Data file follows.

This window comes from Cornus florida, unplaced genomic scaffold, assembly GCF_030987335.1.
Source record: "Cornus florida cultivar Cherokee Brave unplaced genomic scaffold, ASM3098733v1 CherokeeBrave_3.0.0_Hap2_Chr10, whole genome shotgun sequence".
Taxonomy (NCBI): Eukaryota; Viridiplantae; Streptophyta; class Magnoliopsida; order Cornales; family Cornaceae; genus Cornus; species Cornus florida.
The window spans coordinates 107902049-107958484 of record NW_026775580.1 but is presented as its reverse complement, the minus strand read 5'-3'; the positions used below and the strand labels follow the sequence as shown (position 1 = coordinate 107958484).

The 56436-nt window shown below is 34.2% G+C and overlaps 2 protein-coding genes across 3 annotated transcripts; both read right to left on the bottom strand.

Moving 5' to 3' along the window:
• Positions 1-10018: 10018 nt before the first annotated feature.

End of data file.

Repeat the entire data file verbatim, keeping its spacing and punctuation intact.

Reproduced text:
This window comes from Cornus florida, unplaced genomic scaffold, assembly GCF_030987335.1.
Source record: "Cornus florida cultivar Cherokee Brave unplaced genomic scaffold, ASM3098733v1 CherokeeBrave_3.0.0_Hap2_Chr10, whole genome shotgun sequence".
Taxonomy (NCBI): Eukaryota; Viridiplantae; Streptophyta; class Magnoliopsida; order Cornales; family Cornaceae; genus Cornus; species Cornus florida.
The window spans coordinates 107902049-107958484 of record NW_026775580.1 but is presented as its reverse complement, the minus strand read 5'-3'; the positions used below and the strand labels follow the sequence as shown (position 1 = coordinate 107958484).

The 56436-nt window shown below is 34.2% G+C and overlaps 2 protein-coding genes across 3 annotated transcripts; both read right to left on the bottom strand.

Moving 5' to 3' along the window:
• Positions 1-10018: 10018 nt before the first annotated feature.